This week, WRL Development Officer Benjamin Goldberg takes a look at some fascinating books and films.
This is a sweet movie. As school children Albert and Anthony found each other in the school cafeteria. They instantly became best friends and magicians-in-training. And so began the story of Burt Wonderstone (Steve Carell) and Anton Marvelton (Steve Buscemi). As adults they transformed into full-fledged magicians, having crafted a Las Vegas magic show that delivers them to the pinnacle of their profession. But, where can they go from the top?
The Incredible Burt Wonderstone follows a familiar buddy film storyline. There’s nothing innovative in that respect, but the well-rehearsed construct does not detract from the enjoyment of the movie for me. It makes it comfortable to watch. As with many films of this ilk the story includes a love interest, Jane (Wilde), a nemesis, Steve Gray (Carrey), and a guiding light, Rance Holloway (Arkin).
Early into the story the duo’s popularity is vanishing, their act is stale, and their friendship has all but disappeared. Smaller audiences and the rising infamy of street magician/competitor Steve Gray force them to try to freshen things up. The attempt is a complete failure and presto chango, even the illusion of friendship is gone. Like a woman in a box, their friendship is sawed in two. You see it coming because Burt has become an egotistical, self-absorbed, fool. The rest of the film is about putting the friendship back together (focusing more on Wonderstone than on Marvelton, as the title suggests) and saying abracadabra to magically reunite the act. Carrell and Buscemi are wonderful as best friends and angry partners. They have a chemistry together that is fun to watch. Carrey’s character is classic Jim Carrey. He’s obnoxious, loud, annoying, and witty. Wilde and Arkin fill out the cast with nice performances that add to the story.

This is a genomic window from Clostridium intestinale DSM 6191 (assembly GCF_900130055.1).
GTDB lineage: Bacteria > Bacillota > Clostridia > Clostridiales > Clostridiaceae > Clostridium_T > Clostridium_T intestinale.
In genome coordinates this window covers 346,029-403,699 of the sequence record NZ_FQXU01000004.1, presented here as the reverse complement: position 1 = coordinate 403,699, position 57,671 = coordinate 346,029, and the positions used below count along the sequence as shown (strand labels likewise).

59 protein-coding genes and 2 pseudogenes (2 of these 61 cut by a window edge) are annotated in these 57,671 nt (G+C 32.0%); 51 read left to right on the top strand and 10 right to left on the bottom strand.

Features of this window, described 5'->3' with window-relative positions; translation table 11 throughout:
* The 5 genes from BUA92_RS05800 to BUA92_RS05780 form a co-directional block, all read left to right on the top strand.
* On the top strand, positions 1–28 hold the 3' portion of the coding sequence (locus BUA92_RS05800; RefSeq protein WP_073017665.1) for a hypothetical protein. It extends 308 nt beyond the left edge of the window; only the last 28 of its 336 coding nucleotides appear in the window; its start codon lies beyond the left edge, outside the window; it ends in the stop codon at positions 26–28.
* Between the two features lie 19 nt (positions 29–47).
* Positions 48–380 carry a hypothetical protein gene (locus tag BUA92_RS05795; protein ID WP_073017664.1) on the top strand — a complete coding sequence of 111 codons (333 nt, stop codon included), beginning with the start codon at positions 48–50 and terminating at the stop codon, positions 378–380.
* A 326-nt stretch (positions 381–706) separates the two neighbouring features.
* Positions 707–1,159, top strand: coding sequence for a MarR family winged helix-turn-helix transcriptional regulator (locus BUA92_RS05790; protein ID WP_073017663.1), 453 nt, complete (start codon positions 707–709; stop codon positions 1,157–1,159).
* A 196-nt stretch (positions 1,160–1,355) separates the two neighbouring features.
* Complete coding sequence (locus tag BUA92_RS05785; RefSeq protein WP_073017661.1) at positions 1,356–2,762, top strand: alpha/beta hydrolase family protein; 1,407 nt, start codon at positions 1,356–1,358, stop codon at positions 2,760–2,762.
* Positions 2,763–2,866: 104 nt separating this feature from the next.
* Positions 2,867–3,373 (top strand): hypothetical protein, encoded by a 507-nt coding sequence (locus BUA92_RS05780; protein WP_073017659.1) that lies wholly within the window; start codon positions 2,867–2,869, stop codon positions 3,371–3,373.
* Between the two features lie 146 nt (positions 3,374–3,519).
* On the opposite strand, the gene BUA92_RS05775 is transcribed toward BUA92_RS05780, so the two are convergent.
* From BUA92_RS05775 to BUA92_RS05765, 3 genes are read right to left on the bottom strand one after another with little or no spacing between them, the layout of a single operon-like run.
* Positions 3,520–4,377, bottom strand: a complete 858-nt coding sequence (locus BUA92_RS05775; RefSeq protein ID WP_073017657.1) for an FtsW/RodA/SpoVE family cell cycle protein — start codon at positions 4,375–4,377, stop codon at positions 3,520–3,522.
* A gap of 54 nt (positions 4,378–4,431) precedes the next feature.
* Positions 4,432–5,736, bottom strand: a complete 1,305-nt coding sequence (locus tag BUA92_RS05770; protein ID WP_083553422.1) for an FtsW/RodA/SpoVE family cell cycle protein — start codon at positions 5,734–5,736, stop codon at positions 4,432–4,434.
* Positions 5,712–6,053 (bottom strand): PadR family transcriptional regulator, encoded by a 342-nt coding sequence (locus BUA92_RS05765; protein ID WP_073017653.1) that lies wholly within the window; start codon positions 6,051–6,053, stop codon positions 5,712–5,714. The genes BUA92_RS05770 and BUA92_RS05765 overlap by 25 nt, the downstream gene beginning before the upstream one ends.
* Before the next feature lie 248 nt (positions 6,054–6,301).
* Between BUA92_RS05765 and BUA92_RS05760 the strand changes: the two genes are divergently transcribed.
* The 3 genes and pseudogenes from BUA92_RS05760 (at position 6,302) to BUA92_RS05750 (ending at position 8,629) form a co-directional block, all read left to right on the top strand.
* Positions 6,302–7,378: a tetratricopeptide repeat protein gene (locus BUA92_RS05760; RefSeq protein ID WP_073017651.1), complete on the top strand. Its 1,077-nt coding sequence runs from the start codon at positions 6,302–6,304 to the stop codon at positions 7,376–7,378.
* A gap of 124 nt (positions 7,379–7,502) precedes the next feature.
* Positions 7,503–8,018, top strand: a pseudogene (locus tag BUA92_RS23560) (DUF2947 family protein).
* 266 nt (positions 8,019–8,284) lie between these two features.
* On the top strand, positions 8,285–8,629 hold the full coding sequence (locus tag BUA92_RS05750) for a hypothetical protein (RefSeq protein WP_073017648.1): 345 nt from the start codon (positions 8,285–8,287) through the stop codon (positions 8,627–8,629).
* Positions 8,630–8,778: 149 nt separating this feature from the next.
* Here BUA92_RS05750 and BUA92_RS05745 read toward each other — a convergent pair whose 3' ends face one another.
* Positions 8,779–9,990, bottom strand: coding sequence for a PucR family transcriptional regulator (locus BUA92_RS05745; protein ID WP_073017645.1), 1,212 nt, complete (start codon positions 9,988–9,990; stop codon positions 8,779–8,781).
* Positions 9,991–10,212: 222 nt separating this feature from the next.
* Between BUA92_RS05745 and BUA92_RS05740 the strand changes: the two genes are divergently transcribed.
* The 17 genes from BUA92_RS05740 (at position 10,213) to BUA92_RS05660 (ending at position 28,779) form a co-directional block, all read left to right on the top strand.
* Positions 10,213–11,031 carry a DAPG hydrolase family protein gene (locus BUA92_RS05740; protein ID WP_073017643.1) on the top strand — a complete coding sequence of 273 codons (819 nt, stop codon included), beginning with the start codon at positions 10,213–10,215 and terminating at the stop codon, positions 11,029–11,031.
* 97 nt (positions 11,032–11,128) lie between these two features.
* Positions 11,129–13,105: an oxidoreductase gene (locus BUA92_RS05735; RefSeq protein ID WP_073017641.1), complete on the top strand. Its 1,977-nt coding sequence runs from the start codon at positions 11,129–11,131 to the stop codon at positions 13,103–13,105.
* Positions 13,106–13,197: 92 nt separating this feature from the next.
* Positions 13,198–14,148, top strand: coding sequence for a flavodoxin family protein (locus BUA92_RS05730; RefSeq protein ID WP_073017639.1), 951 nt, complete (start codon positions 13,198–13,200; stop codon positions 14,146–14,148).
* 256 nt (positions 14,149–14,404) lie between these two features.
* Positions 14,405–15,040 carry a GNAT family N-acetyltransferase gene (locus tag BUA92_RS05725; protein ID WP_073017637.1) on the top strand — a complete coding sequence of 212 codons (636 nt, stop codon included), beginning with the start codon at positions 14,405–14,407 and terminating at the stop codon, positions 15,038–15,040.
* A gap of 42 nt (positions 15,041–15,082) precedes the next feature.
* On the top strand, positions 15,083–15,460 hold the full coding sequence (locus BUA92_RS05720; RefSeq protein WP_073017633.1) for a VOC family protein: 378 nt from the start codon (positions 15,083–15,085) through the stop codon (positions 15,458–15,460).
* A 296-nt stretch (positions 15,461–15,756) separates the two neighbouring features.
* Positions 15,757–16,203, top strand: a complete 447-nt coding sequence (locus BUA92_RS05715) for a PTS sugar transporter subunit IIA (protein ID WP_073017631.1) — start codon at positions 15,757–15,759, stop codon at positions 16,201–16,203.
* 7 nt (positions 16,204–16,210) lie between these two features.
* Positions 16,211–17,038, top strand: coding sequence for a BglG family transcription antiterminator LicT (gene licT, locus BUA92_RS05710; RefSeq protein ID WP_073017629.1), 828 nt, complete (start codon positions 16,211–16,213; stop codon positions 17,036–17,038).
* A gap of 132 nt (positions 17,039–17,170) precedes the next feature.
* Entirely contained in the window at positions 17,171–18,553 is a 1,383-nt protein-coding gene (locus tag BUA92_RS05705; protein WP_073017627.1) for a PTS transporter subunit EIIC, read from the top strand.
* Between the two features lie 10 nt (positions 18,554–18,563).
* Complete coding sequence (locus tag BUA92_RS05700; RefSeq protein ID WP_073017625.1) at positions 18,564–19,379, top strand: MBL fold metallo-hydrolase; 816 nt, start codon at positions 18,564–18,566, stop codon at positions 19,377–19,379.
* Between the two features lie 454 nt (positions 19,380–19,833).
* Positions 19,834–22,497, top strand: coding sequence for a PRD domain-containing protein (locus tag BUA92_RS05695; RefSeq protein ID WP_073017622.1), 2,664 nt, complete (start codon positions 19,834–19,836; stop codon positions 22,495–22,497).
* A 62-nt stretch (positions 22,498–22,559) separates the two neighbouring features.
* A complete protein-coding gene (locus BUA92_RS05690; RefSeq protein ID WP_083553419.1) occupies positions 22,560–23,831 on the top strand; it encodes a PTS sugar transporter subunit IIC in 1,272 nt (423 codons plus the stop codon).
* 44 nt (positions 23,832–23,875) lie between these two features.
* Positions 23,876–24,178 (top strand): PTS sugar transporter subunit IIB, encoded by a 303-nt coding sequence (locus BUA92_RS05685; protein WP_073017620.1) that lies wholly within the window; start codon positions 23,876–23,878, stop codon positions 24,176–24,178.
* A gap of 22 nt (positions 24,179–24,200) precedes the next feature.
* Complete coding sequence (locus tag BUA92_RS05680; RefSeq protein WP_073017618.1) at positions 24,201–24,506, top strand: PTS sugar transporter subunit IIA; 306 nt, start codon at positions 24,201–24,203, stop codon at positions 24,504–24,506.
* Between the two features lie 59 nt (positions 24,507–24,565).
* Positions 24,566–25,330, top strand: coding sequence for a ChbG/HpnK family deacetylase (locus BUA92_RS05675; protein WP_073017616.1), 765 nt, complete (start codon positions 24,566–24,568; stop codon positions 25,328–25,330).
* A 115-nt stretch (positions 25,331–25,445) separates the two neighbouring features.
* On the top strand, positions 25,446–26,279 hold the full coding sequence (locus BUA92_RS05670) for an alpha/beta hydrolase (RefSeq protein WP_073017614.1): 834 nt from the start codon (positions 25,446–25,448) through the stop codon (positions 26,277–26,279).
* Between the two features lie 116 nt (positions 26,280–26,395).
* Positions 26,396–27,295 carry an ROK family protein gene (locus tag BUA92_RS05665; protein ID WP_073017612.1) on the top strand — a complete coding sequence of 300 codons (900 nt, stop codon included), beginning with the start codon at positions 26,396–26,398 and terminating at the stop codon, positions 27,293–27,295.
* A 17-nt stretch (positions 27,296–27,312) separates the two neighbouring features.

While a straightforward storyline, The Incredible Burt Wonderstone includes some inside jokes about (and I suspect for) magicians, that suggest the script was Informed by someone familiar with the world of illusionists. Some of the lines and attitudes offer glimpses into the world of performing magicians. In fact, the production notes reveal that world renowned magician David Copperfield served as a special consultant on the movie.
The Incredible Burt Wonderstone was a delightful family (PG-13) movie. We made our ice cream disappear while watching it. There are some scenes that are suggestive, but nothing too racy. The plot provides a simple, positive moral that leaves the audience ready to pick a card, any card.
Check the WRL catalog for The Incredible Burt Wonderstone